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Hospitalised COVID-19 patients face organ damage risk

Thursday April 1st 2021

People discharged from hospital after being treated for COVID-19 are more likely to suffer from multi-organ dysfunction.

A new study, published in the latest edition of The BMJ, warns the long-term burden of COVID-19-related illness on hospitals and broader healthcare systems could be substantial because the increase in risk was across different age groups and ethnic groups.

Researchers from the Office for National Statistics, University College London and University of Leicester compared rates of organ dysfunction in 47,780 individuals several months after they were discharged from hospital after being treated for COVID-19.

They were on average 65 years and 55% were men and had been in hospital in England and discharged by 31 August 2020.

These participants were matched with controls, based on personal characteristics and medical history, and health records were used to track rates of hospital readmission, death from any cause, and diagnoses of respiratory, cardiovascular, metabolic, kidney, and liver diseases until 30 September 2020.

Over an average follow-up of 140 days, nearly one third of patients (14,060) who were discharged from hospital after acute COVID-19 were readmitted and 5,875 died after discharge.

They calculated the rate at 766 readmissions and 320 deaths per 1,000 person years – four and eight times greater, respectively, than those in matched controls.

Rates of respiratory disease, cardiovascular disease, and diabetes were also significantly raised in COVID-19 patients, with 539, 66, and 29 new onset diagnoses per 1,000 person years, respectively, which is equivalent to 27, three, and 1.5 times greater than in matched controls.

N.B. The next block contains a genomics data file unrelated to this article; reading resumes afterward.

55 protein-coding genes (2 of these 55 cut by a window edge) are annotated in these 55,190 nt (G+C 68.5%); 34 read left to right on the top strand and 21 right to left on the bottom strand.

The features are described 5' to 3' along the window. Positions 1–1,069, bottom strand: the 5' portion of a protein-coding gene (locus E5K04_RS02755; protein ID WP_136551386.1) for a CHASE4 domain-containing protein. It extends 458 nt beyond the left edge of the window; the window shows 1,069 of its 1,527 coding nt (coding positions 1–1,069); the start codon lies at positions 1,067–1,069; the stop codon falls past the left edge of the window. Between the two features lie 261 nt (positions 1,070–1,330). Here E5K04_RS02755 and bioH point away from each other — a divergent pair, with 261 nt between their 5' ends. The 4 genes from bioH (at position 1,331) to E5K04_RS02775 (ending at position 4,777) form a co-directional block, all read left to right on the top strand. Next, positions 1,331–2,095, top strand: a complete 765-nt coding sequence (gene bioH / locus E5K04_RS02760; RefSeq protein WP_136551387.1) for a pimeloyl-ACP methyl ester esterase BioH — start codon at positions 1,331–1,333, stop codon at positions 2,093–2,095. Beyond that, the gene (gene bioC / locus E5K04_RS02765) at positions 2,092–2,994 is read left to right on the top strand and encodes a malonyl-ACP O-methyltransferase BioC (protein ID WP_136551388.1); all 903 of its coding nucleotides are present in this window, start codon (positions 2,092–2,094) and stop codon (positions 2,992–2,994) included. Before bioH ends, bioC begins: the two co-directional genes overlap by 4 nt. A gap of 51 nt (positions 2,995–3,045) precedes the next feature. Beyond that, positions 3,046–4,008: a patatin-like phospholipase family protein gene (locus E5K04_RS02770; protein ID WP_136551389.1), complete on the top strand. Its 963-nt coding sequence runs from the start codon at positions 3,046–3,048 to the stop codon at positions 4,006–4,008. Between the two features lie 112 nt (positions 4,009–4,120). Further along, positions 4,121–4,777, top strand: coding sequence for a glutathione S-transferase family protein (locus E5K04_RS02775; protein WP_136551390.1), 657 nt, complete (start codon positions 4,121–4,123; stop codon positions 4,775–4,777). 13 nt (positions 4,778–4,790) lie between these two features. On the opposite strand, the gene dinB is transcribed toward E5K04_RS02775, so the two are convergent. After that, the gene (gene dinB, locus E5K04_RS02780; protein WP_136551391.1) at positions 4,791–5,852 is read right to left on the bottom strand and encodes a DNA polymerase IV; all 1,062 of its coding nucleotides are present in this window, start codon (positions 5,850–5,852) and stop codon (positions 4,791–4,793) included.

Differences in rates of multi-organ dysfunction between patients with COVID-19 and matched controls were greater for those under 70 than for those aged 70 or older, and in ethnic minority groups compared with the white population, with the largest differences seen for respiratory disease.

The researchers call for urgent research “to understand the risk factors for post-COVID syndrome so that treatment can be targeted better to demographically and clinically at risk populations”.

The study is published as research from the University of East Anglia (UEA) and the Norfolk and Norwich University Hospital (NNUH) finds that comorbidities such as heart disease, respiratory disease, renal disease and cancer lead to an increased risk of death from COVID-19.

In the most comprehensive study of its kind to date, the team reviewed 52 studies involving more than 100,000 patients and studied the outcomes for patients taking antihypertensives – looking particularly at critical outcomes.

Their metanalysis, published in the latest edition of JAMA Network Open, shows a significantly lower risk of hospitalisation or death for people taking Angiotensin-Converting Enzyme inhibitors (ACEi) or Angiotensin Receptor Blockers (ARB).

But they found that risks for hospitalisation and death were much higher for people with comorbidities.

Lead researcher Dr Vassilios Vassiliou, from UEA’s Norwich Medical School and honorary consultant cardiologist at NNUH, said: “With these increased numbers, what we can see very clearly now, is that it is the comorbidities such as cardiac disease or respiratory disease, cancer or obesity amongst others that lead to an increased mortality.

“And we can confirm that the blood pressure medications themselves are protective – not only for people who have high blood pressure, but for people with a range of other comorbidities as well.”

Ayoubkhani D, Khunti K, Nafilyan V et al. Post-COVID syndrome in individuals admitted to hospital with COVID-19: retrospective cohort study. BMJ 1 April 2021; doi: 10.1136/bmj.n693


Baral R, Tsampasian V, Debski M et al. Association Between Renin-Angiotensin-Aldosterone System Inhibitors and Clinical Outcomes in Patients With COVID-19: An Updated Systematic Review and Meta-analysis. JAMA Network Open 31 March 2021; doi:10.1001/jamanetworkopen.2021.3594

Tags: Flu & Viruses | NHS | UK News

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